Those Mac users who are unfamiliar and uncomfortable with Windows aren’t like to jump ship. However, those who are bilingual in OSes may, in their need for better hardware, tell a different story.
Dr. Mac follows up on his iOS 12 coverage last week with his observations about the new Mac, Apple TV, and Apple Watch operating systems, all coming soon to a device near you!
No timeframe has been announced for the investment.
Apple will be picking up the Little America immigrant anthology series from the writers of The Big Sick. Each episode will be a half-hour.
Apple released GarageBand 10.3 for the Mac on Thursday with free Artist Lessons. The update for the music creation and editing app also includes new loops and new drummers.
Writing for Quartz, Nir Eyal opines on the reason why Apple made Screen Time on iOS 12, as well as Google’s Digital Health platform. Mr. Eyal studied the psychological techniques that companies use to get people hooked, and he wrote a book too. He says that Apple and Google don’t want you to get addicted, but instead form a healthy relationship with your devices.
As they often do with successful apps built on their platforms, Apple and Google took note of what consumers wanted and decided to incorporate these features as standard…They also went beyond what app makers can do by adding features only the operating system makers can offer, like batch notifications to reduce the frequency of intraday interruptions and the ability to put the phone in “shush” mode by flipping it over.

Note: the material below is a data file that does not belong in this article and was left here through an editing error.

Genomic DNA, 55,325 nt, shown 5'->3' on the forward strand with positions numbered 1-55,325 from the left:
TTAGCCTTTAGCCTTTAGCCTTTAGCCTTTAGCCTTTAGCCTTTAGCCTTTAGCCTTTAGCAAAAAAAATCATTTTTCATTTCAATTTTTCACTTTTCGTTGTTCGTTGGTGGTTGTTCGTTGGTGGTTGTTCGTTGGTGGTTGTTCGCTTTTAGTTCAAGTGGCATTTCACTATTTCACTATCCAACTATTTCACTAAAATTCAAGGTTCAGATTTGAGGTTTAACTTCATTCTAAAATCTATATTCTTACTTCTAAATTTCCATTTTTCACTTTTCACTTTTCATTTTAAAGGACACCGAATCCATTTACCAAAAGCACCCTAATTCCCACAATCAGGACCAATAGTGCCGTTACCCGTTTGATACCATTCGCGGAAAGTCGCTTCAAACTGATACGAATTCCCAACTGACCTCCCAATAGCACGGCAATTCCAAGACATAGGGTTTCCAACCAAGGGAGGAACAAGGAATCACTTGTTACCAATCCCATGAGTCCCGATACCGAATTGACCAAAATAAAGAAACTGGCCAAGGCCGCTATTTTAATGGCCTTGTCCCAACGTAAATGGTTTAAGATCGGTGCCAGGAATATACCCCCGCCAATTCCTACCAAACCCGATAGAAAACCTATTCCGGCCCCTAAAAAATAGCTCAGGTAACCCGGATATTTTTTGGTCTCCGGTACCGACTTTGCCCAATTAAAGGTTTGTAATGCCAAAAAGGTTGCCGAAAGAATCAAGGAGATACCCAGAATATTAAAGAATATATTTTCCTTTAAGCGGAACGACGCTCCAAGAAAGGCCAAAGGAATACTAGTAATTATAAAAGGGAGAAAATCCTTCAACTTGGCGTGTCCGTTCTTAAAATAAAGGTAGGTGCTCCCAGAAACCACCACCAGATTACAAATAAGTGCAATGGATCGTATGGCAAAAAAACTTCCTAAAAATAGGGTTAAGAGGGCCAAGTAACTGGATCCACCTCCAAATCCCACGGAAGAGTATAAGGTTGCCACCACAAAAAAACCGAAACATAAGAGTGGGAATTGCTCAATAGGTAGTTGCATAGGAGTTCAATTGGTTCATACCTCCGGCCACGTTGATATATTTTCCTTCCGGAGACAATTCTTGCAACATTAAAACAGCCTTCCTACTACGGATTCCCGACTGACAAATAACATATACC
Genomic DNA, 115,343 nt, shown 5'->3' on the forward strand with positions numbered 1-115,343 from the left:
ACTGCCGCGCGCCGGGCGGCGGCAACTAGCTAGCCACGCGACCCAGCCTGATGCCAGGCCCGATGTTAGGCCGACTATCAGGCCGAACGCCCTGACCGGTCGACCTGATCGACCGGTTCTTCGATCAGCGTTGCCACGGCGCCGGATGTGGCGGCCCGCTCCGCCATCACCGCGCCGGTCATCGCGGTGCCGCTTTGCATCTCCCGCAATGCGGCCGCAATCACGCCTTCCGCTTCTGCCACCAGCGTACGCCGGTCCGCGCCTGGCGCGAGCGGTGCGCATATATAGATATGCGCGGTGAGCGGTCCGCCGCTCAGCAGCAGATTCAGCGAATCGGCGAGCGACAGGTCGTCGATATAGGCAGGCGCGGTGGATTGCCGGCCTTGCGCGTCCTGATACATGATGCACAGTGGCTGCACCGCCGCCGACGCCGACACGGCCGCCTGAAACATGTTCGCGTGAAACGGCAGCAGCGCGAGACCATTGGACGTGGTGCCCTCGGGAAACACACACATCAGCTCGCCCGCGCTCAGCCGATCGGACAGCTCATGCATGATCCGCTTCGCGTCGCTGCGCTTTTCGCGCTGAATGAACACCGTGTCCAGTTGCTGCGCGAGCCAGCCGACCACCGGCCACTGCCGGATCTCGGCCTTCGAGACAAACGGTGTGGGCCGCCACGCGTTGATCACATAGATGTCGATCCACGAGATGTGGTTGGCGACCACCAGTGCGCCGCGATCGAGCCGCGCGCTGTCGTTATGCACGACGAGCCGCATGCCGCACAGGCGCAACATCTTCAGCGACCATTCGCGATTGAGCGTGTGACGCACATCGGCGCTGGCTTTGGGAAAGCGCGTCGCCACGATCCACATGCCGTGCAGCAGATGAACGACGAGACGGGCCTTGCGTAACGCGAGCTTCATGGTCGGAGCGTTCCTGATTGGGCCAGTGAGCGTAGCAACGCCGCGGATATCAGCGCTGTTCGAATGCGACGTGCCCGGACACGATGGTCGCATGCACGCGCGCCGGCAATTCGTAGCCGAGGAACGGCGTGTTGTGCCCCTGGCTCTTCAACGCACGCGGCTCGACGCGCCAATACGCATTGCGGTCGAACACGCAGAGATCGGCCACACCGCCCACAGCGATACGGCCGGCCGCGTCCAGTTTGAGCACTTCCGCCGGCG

With few exceptions, when a product harms people, consumers tend to use it less often or find better alternatives. The feature fight between these two tech rivals benefits everyone. The move to help users create healthy habits with their devices is an example of competition making products better.
You can record your screen with it, as well as do basic video and audio editing.
Adam Christianson from the Maccast and Andrew Orr join Jeff Gamet to talk about Apple’s growing stable of TV shows for its streaming video service, plus they have some thoughts on AirPower launching possibly a year after it was announced.
Apple’s list of cities hasn’t been updated with Buffalo yet, so it appears that it will be gradually rolling out.
AT&T has a new streaming video service for its unlimited cellular service plans called Watch TV.
The Car Connectivity Consortium’s Digital Key 2.0 specification could turn your iPhone into your next car key.
If you have an Amazon Echo or other Alexa-capable device you can explore HBO’s Westworld in a new game called Westworld: The Maze. It’s like a choose your own adventure game where you’re a Host looking for the center of the maze while trying to not let on that you’ve become self aware. It’s also like a trivia game because you have to answer questions about the series. You’ll need to enable the Westworld: The Maze skill, and then say “Alexa, open Westworld” to start playing.